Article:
Banks grew up primarily on a reservation. She’s culturally Hopi and registered in a tribe — just a different one than her adopted family. But although she was entirely brought up in Hopi culture, even on the reservation, there were times where she was treated as if she didn’t belong…

Read the entire story here. Listen to the story (00:03:37) here. Download the story here.

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Eric Nguyen Reviews Genaro Kỳ Lý Smith’s ‘The Land South of the Clouds’

Posted in Articles, Asian Diaspora, Book/Video Reviews, Media Archive, United States on 2017-03-09 02:53Z by Steven

Eric Nguyen Reviews Genaro Kỳ Lý Smith’s ‘The Land South of the Clouds’

diaCRITICS: Covering the arts, culture and politics of the Vietnamese at home and in the diaspora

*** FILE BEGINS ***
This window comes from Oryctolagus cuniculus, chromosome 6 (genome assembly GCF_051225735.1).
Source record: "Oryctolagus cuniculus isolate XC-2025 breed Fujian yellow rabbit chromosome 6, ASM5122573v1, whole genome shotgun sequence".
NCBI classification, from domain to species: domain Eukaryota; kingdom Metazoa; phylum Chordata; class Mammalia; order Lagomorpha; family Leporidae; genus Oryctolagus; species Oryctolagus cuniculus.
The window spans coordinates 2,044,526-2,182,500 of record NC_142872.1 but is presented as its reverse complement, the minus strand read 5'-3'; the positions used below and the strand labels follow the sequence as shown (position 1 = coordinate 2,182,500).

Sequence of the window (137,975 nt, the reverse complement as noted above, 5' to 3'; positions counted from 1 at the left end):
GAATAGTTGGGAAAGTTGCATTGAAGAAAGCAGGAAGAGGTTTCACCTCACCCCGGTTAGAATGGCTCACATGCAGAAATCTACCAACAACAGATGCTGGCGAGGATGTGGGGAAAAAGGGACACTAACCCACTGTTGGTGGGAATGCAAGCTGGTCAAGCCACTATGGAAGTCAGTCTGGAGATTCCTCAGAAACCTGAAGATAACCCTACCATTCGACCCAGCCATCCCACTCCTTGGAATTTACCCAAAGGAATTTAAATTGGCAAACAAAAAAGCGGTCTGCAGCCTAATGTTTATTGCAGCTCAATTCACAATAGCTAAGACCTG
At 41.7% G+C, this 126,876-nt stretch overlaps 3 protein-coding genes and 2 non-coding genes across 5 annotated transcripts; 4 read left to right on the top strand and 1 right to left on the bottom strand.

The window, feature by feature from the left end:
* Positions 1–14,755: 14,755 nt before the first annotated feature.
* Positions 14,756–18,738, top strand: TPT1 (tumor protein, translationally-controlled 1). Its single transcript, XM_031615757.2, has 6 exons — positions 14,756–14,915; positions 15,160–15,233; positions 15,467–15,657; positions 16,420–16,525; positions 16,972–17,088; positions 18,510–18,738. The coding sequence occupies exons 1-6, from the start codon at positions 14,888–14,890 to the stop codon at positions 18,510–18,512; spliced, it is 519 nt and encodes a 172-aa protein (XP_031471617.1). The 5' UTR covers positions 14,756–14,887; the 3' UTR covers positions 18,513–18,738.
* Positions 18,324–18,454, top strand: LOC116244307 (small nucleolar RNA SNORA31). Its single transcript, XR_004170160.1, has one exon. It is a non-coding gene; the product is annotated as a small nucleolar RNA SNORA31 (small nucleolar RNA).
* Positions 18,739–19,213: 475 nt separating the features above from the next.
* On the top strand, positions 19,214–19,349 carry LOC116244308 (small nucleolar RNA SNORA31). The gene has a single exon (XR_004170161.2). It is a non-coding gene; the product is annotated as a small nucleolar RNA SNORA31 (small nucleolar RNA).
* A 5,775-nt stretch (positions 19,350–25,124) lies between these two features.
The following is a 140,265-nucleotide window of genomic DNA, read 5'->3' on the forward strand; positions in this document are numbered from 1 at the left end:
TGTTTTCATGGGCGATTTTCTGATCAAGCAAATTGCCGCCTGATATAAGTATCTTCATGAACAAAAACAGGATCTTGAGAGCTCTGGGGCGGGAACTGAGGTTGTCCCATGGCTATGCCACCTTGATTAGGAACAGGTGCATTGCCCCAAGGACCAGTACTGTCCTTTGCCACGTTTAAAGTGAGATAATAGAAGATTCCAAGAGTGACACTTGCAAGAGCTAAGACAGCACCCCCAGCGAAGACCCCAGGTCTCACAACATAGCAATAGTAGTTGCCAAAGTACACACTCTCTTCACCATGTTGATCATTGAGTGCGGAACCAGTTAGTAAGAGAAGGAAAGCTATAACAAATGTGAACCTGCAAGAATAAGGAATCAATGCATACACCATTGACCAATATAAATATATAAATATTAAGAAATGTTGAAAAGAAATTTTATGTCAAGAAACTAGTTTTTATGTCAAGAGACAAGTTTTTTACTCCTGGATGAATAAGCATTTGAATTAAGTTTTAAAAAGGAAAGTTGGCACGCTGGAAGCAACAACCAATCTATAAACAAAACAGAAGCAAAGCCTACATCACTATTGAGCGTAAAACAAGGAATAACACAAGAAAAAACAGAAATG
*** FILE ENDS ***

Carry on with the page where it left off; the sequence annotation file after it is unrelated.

Eric Nguyen

Author Genaro Kỳ Lý Smith.

diaCRITIC Eric Nguyen reviews The Land South of the Clouds, Genaro Kỳ Lý Smith’s newest fiction novel.

Genaro Kỳ Lý Smith returns to familiar territory in his second book, The Land South of the Clouds. Readers of his previous book, The Land Baron’s Sun, will be acquainted with many of the subjects here: the Vietnam War, the loss of homeland, and even a character, Lý Loc, the elderly patriarch based on Smith’s grandfather who sees his old ways of life dramatically changed when the Communists come to power. But whereas Smith’s first book largely focused on life in Vietnam in the aftermath of war, The Land South of the Cloud explores what life is like for those who left.